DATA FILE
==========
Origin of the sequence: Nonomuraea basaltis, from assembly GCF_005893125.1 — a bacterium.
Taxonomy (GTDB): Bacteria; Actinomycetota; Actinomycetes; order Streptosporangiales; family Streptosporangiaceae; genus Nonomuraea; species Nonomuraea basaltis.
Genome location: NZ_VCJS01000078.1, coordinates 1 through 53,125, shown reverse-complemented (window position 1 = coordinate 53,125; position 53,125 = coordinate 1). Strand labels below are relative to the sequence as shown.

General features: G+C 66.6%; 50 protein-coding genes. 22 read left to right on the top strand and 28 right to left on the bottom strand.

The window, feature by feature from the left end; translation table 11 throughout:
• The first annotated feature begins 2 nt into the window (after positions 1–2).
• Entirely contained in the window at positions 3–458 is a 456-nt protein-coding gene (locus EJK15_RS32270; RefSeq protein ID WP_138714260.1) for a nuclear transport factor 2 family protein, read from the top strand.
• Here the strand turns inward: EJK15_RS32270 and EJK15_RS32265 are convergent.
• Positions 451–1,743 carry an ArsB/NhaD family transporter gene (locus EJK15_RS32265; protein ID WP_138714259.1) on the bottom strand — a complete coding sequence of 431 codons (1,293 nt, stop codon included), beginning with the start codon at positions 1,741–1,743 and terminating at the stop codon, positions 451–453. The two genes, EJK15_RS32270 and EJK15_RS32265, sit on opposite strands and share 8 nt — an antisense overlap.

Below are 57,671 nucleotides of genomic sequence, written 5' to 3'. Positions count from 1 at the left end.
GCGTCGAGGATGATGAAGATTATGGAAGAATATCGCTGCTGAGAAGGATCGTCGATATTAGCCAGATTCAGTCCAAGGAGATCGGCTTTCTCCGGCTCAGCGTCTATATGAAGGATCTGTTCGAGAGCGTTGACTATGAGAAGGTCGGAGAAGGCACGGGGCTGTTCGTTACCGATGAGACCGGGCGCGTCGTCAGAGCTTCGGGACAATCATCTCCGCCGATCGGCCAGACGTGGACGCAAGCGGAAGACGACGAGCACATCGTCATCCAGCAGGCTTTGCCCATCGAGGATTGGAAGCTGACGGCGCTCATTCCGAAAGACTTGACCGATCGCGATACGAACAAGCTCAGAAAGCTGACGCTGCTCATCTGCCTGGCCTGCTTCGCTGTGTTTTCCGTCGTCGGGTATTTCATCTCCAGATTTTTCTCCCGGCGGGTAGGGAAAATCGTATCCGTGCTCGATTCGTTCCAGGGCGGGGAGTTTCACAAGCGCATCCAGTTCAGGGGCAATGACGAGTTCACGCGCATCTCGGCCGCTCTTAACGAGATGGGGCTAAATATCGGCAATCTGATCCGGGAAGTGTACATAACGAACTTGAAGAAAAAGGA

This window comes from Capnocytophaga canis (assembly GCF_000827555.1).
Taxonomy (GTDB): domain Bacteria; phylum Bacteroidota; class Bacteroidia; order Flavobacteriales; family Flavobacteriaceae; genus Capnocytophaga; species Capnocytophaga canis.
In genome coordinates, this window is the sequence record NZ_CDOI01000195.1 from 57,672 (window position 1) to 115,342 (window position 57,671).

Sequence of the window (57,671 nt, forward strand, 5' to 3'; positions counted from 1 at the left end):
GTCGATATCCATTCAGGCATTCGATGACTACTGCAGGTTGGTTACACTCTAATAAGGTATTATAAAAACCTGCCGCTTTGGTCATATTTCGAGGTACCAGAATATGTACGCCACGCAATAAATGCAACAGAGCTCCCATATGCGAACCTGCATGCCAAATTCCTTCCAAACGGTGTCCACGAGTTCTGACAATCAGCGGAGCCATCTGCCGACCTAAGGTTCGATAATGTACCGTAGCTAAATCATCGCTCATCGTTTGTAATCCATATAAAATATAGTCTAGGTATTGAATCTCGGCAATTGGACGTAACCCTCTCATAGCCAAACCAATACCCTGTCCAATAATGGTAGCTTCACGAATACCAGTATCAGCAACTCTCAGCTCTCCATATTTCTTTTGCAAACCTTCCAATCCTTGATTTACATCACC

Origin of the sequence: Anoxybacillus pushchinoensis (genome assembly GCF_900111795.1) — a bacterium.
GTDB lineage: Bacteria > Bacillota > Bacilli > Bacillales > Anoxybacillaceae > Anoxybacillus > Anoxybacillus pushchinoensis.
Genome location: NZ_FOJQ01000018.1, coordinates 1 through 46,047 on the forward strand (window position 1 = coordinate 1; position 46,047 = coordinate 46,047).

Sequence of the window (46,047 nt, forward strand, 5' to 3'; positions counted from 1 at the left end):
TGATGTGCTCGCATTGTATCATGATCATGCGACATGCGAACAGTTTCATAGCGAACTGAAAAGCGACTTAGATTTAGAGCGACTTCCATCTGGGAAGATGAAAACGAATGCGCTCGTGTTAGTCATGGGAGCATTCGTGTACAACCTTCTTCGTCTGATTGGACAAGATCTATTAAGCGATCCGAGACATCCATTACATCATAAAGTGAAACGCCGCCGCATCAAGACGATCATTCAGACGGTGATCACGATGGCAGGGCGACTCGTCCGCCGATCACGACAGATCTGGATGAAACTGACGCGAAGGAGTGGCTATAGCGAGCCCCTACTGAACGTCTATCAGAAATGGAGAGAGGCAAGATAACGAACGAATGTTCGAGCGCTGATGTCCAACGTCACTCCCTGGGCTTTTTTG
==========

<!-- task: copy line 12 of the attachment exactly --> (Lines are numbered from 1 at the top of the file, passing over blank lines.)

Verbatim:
This window comes from Capnocytophaga canis (assembly GCF_000827555.1).